Bearded MMA fighter pointing directly forward

UFC Fighter Roy “Big Country” Nelson Answers Our Questions on Tech, the Web and Social Media

At six feet tall and just shy of 250 pounds, and with a decade of mixed martial arts (MMA) experience under his belt, Roy “Big Country” Nelson is a formidable force in the Octagon. Trained in boxing by Jeff Mayweather and granted a black belt in Brazilian jiu-jitsu by master Renzo Gracie in 2006, Nelson has surprised more than a few fighters with his unique combination of grappling skill and raw KO power.

Nelson got his start in the UFC in 2010, after winning season 10 of reality TV series The Ultimate Fighter. Season 10 focused entirely on heavyweight fighters and included Internet sensation and street fighter Kimbo Slice, along with former NFL players like Brendan Schaub. In Big Country's first match of the season, he defeated Slice by TKO stoppage in the second round; the fight drew 6 million viewers and was the highest-rated MMA show ever broadcast in the U.S. Nelson went on to knock out Schaub at 3:45 in the second round during the season finale.

Conquering season 10 earned Nelson a contract with the UFC, where he started his career with a bang, KO'ing Stefan Struve just 39 seconds into the first round of UFC Fight Night 21. He's earned a 20-9-0 record with the league, and when asked about his fighting methodology, he puts it as only Big Country can: “Whoever fights me, they'll go 'I'll never fight Roy Nelson again.'”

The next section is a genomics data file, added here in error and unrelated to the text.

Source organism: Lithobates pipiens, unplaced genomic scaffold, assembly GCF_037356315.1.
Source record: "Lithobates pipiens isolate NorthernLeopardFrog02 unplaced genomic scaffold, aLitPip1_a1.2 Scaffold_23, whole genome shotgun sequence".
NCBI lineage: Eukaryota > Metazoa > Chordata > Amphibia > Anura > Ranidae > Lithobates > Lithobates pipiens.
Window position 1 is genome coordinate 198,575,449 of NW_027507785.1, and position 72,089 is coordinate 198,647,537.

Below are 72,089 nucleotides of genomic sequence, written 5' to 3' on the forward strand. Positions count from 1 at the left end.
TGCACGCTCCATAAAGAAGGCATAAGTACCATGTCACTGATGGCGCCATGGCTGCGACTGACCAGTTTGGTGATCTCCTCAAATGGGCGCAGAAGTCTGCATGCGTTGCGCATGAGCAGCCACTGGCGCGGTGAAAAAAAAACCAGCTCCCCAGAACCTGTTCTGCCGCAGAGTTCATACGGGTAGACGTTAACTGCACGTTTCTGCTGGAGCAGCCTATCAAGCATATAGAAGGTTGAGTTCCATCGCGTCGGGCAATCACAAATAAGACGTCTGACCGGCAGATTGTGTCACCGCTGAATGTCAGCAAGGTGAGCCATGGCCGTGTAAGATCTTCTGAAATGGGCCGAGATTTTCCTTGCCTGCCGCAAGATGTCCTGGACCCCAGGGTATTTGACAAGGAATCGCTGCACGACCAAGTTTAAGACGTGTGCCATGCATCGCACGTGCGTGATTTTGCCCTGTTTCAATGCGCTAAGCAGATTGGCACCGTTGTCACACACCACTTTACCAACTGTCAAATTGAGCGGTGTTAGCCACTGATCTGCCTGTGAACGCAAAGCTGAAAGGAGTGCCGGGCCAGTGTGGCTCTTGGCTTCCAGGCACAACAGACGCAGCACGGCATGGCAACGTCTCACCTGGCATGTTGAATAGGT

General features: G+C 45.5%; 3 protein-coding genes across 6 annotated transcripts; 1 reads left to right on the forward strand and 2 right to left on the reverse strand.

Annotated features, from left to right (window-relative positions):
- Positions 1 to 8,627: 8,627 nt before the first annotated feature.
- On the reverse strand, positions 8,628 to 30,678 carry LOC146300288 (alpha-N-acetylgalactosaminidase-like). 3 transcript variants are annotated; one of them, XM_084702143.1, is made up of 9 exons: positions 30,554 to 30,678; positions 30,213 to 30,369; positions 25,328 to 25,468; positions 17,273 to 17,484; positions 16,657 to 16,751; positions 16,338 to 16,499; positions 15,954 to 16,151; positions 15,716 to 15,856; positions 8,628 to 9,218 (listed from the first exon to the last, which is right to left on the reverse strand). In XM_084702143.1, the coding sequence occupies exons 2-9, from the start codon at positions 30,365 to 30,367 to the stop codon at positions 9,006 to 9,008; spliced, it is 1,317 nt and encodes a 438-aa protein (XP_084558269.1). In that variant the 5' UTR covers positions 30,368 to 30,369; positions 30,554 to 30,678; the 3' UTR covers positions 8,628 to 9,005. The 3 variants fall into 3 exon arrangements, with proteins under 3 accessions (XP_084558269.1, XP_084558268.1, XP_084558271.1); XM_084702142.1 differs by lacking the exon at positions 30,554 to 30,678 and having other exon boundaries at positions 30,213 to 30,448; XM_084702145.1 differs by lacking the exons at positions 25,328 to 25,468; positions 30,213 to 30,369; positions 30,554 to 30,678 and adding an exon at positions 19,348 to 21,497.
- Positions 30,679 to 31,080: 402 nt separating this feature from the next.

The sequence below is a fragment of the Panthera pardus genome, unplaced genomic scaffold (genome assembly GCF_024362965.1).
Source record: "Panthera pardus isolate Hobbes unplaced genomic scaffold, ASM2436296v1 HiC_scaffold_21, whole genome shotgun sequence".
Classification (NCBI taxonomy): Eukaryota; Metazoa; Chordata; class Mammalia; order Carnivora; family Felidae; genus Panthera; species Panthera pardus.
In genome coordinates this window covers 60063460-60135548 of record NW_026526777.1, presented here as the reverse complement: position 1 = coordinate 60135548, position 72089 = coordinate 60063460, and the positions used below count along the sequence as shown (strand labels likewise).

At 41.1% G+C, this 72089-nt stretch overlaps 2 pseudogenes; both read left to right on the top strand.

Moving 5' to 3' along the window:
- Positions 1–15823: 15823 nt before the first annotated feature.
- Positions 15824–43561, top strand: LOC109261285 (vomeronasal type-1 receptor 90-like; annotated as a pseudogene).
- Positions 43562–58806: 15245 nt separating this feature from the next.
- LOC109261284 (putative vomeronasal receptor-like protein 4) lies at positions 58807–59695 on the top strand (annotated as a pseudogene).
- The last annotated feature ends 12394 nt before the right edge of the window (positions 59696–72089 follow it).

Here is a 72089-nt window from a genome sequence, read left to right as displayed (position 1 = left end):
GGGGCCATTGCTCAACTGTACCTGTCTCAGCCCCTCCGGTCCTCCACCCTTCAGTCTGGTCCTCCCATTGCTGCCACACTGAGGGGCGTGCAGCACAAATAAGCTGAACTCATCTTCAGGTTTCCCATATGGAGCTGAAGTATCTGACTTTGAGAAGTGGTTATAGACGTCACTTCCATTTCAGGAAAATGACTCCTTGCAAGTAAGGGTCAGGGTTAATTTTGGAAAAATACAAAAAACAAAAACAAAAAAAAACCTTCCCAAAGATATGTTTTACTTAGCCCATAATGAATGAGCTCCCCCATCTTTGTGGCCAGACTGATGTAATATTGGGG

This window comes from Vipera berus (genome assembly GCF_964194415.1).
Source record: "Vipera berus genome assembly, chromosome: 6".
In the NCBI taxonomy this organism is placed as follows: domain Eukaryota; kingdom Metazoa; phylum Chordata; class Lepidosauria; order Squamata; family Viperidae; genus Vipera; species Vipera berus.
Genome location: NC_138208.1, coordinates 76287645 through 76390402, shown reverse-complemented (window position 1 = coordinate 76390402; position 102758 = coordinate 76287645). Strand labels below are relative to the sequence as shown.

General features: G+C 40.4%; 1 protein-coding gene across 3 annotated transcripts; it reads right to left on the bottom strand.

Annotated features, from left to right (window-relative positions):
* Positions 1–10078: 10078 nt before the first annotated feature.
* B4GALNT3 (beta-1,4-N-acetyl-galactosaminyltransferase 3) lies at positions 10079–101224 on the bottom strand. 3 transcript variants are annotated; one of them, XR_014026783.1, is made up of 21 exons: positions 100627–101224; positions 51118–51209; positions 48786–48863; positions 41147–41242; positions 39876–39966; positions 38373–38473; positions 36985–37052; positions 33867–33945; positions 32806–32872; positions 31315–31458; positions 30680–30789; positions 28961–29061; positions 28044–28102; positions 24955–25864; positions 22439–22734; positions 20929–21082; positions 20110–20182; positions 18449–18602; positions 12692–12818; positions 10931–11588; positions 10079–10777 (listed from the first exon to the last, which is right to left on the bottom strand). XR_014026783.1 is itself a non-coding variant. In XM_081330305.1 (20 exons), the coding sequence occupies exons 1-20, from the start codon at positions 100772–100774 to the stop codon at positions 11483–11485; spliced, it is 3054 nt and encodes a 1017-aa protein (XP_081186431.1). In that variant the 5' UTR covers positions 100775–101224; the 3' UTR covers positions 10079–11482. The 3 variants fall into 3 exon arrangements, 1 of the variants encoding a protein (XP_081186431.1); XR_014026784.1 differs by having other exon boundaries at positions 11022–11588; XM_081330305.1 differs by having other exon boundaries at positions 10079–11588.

In addition to taking on opponents face-to-face, the heavyweight also provided commentary for The Ultimate Fighter on multiple websites and for SpikeTV.com’s MMA blog.

Lunarpages recently caught up with Nelson and had a chance to ask him a few questions about the evolving role of technology in the UFC.

Name one piece of technology you can't live without, and tell us why. A computer, because it's my connection to my world and my entertainment, as well as my workhorse to get business done.

How does this technology impact your work life? It makes me work harder and, I like to think, smarter.

Has the Internet affected your training regimen? (online workouts, communities) The Internet is definitely a good place for resources and fact-finding, but the one thing is you should never believe everything on the Internet.

How has social media (Facebook, Twitter) changed your relationship with fans? It has allowed me to be one step closer to the fans.

Social media lets you hear all about what other fighters do before a match. Does this heighten competition? The only time this actually matters is when my opponent is my fan.

What's your favorite way to interact with fans online? Through my Facebook and Twitter (RoyNelsonUFC and @RoyNelsonMMA) pages.

Speaking of online fans, are there any conversations or messages you remember in particular? When I beat Kimbo Slice, fans were threatening to kill me.

How has the Internet community changed UFC for the better? It allows fans and fighters a bigger voice in the sport.

Going forward, what can the league do to connect more with fans online? Educate the fans more on the sport and the fighters.

Bottom line: Android or iPhone? Android

Want more of Big Country? Catch his next match with Brazilian fighter “Minotauro" Nogueira (34-8-1) on April 11 for UFC Fight Night 39.

ABOUT THIS CONTRIBUTOR
Freelance writer
Douglas Bonderud is a technology expert with a deep understanding of web hosting, cloud computing and data security.
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